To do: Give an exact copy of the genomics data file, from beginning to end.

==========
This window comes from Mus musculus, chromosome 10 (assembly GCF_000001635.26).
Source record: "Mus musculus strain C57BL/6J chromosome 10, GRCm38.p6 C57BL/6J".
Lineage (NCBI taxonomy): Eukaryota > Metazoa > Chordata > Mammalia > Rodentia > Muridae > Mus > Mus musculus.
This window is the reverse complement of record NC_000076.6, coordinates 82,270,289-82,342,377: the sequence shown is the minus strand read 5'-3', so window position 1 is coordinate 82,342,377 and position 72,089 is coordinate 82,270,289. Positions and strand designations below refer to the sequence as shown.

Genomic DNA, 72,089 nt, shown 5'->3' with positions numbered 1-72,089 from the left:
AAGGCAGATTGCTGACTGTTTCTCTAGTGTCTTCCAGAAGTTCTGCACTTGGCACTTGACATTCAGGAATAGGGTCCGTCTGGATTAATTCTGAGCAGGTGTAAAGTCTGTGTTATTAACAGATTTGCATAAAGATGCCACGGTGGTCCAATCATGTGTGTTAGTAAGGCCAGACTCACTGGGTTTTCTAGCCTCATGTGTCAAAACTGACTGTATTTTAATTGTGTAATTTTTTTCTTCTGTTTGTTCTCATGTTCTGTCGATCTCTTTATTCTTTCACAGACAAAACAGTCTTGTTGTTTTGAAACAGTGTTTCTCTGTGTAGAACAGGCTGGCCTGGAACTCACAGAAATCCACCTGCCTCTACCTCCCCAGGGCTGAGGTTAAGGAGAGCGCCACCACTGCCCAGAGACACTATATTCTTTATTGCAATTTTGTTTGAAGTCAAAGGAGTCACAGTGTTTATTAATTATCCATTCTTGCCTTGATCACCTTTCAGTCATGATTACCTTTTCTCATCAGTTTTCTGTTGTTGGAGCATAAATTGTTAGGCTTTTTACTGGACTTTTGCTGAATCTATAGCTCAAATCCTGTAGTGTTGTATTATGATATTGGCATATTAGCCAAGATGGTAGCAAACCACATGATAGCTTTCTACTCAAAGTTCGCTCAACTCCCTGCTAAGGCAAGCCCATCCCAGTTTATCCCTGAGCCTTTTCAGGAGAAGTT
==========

This window comes from Mus musculus, chromosome 10 (assembly GCF_000001635.26).
Source record: "Mus musculus strain C57BL/6J chromosome 10, GRCm38.p6 C57BL/6J".
Lineage (NCBI taxonomy): Eukaryota > Metazoa > Chordata > Mammalia > Rodentia > Muridae > Mus > Mus musculus.
This window is the reverse complement of record NC_000076.6, coordinates 82,270,289-82,342,377: the sequence shown is the minus strand read 5'-3', so window position 1 is coordinate 82,342,377 and position 72,089 is coordinate 82,270,289. Positions and strand designations below refer to the sequence as shown.

Genomic DNA, 72,089 nt, shown 5'->3' with positions numbered 1-72,089 from the left:
AAGGCAGATTGCTGACTGTTTCTCTAGTGTCTTCCAGAAGTTCTGCACTTGGCACTTGACATTCAGGAATAGGGTCCGTCTGGATTAATTCTGAGCAGGTGTAAAGTCTGTGTTATTAACAGATTTGCATAAAGATGCCACGGTGGTCCAATCATGTGTGTTAGTAAGGCCAGACTCACTGGGTTTTCTAGCCTCATGTGTCAAAACTGACTGTATTTTAATTGTGTAATTTTTTTCTTCTGTTTGTTCTCATGTTCTGTCGATCTCTTTATTCTTTCACAGACAAAACAGTCTTGTTGTTTTGAAACAGTGTTTCTCTGTGTAGAACAGGCTGGCCTGGAACTCACAGAAATCCACCTGCCTCTACCTCCCCAGGGCTGAGGTTAAGGAGAGCGCCACCACTGCCCAGAGACACTATATTCTTTATTGCAATTTTGTTTGAAGTCAAAGGAGTCACAGTGTTTATTAATTATCCATTCTTGCCTTGATCACCTTTCAGTCATGATTACCTTTTCTCATCAGTTTTCTGTTGTTGGAGCATAAATTGTTAGGCTTTTTACTGGACTTTTGCTGAATCTATAGCTCAAATCCTGTAGTGTTGTATTATGATATTGGCATATTAGCCAAGATGGTAGCAAACCACATGATAGCTTTCTACTCAAAGTTCGCTCAACTCCCTGCTAAGGCAAGCCCATCCCAGTTTATCCCTGAGCCTTTTCAGGAGAAGTT